Pensioners in a Warwickshire village have told of how they have considered suicide due to the stress HS2 has put on their lives.
Pauline and John Hughes live in Bascot Heath near Southam, about 170 metres from the planned site of a tunnel on the route of the high-speed rail line, and have so far failed in their attempts to claim compensation from HS2 despite being unable to sell their house without significantly reducing the price.
The couple are desperate to move near their 42-year-old son Christopher, who lives near High Wycombe and needs regular care because he has a deteriorating arthritic condition, and have concerns about how to provide for their future.
Mr Hughes said: “Both my wife and I think ‘what is the point of going on’. Everything we have worked for has gone. We feel demoralised and degraded and we can’t get any satisfaction from HS2 - the future is bleak.”
The couple, who have had their house on the market for two years and have been told by estate agents the lack of interest is because of HS2, appeared on the BBC’s Inside Out programme on Monday night.
Mrs Hughes told the show’s reporter how she has been unable to sleep, her health has deteriorated and that she had been in a “trough of despair”.
She said: “I’ve felt suicidal a couple of times to the extent where I thought I might do the Dignitas route.”
Mr Hughes added: “It is the first time that we have talked about this to each other - about how depressing the future is and, yes, suicide has entered my head as well.”
The couple will take their case before a select committee at Westminster next year.
This, Mr Hughes has said, will be their “last chance” of receiving any compensation.
Kenilworth mother-of-seven, Vikie Shanks also appeared on the programme.
Her house is 130 metres from the proposed route and the Government is buying some of her land.
But the size of the construction site is not yet known and it is possible the family’s home of more than 20 years will need to be demolished.
Her children told the reporter how the idea of this is unbearable as the house is a connection to their late father Paul who died seven years ago.
Mrs Shanks’ daughter Lorie-Lanie, who is one of six of the Shanks siblings who have autism, said: “I can’t describe how difficult I’m going to find it. I don’t even like thinking about it, it makes me want to cry because I can’t understand.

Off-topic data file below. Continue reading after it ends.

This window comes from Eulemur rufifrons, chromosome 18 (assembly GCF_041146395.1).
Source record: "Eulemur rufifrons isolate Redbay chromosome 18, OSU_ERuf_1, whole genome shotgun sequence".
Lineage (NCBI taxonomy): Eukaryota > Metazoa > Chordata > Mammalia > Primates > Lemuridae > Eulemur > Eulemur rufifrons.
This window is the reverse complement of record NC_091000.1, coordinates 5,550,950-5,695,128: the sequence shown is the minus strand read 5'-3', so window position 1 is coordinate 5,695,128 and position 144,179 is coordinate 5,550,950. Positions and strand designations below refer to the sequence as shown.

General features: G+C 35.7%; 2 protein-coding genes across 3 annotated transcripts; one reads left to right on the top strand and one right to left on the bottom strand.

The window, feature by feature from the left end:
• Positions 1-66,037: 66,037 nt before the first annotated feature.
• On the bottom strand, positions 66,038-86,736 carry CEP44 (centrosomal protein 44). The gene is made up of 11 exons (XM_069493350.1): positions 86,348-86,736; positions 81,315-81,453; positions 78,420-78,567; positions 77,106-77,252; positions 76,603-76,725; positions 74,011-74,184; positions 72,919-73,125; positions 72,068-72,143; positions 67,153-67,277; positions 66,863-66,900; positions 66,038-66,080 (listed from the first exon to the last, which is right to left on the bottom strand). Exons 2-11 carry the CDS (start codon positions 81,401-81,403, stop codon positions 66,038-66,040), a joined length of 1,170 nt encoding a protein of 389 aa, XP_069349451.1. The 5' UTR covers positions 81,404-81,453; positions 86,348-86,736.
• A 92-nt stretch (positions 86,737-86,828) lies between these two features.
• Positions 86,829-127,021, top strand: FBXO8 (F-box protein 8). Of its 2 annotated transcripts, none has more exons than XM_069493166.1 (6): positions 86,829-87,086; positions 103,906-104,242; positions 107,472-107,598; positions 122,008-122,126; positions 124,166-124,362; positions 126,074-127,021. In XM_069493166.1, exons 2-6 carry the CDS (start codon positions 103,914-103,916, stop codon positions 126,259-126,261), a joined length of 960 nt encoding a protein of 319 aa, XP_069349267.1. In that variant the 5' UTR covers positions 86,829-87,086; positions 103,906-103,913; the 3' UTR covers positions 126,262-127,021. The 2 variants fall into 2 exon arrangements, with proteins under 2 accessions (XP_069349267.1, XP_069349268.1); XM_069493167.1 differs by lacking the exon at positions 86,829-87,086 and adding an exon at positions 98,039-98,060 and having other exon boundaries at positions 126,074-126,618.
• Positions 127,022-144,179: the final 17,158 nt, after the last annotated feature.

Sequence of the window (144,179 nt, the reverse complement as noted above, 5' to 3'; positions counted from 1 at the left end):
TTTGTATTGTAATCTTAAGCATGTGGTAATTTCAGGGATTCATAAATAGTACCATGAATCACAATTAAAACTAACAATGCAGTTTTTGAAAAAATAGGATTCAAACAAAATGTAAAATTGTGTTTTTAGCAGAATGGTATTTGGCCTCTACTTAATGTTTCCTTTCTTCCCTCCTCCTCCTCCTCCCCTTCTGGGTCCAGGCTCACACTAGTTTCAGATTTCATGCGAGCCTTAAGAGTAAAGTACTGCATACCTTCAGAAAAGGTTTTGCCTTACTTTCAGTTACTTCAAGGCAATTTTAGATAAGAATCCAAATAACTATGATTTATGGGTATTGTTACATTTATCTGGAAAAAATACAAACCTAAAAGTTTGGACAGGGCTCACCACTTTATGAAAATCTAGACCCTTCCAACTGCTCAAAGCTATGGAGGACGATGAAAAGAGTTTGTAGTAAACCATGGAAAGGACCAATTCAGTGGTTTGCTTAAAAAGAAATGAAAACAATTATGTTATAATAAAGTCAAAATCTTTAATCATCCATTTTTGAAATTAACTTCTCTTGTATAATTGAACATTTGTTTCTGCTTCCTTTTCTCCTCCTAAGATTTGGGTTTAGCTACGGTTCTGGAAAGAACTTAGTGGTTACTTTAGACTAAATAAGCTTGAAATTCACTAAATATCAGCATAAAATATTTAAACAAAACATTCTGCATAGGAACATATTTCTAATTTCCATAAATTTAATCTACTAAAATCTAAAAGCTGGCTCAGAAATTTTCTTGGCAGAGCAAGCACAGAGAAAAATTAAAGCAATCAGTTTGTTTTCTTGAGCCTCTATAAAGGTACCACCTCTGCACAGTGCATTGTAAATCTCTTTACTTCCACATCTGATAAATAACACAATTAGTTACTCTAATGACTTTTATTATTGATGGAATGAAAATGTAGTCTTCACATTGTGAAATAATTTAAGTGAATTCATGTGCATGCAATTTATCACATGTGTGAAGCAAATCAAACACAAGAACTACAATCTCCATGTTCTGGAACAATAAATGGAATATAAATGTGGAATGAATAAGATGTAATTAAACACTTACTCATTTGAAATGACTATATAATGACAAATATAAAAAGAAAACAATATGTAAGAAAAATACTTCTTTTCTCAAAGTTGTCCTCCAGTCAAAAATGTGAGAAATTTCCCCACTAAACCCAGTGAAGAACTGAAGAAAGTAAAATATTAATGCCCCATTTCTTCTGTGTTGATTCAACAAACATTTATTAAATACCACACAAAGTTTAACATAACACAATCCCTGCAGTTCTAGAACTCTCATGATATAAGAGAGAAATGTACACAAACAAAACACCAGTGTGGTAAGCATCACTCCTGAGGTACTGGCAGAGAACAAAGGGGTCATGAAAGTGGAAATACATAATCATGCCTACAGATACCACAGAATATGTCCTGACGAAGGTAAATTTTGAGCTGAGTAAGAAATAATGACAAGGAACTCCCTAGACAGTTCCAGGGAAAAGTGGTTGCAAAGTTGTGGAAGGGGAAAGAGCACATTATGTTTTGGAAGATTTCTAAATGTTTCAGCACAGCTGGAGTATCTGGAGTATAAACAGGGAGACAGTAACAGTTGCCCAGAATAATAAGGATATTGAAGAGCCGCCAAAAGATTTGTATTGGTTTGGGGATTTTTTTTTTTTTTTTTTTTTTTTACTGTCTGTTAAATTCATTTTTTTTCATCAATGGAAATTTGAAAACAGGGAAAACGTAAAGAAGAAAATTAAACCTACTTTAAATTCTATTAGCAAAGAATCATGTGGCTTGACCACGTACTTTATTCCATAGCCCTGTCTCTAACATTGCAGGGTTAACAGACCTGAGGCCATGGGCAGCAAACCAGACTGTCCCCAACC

“It does raise anxiety, it does raise depression.”
The family will be financially compensated if the house is knocked down but Mrs Shanks said she is more concerned about the health of her children, she said: “I wouldn’t blame HS2 but it has definitely exacerbated what was already a bad situation.
“The children are on anti-depressants and I truly believe they would not be in the situation they are now without HS2 because they would be settled and secure here.”
Ben Ruse, of HS2, has said that HS2 will bring real economic benefits for communities up and down the country but that the company does recognise the impact on people living close to the line.
He added: “The Government is offering a generous compensation package and we are recruiting now for a Residents Commissioner to help people understand what payments they may be entitled to. We are acutely aware of the need for the compensation process to be efficient, transparent and above all fair.
“HS2 Ltd staff continually meet with local people to discuss the project and a committee of MPs is currently holding hearings with those that are directly affected by the first phase of the route between London and the West Midlands.
“We will be running a series of community information events in the New Year but I urge anyone who has a concern to call our helpdesk on 0207 944 4908 or go through our website hs2.org.uk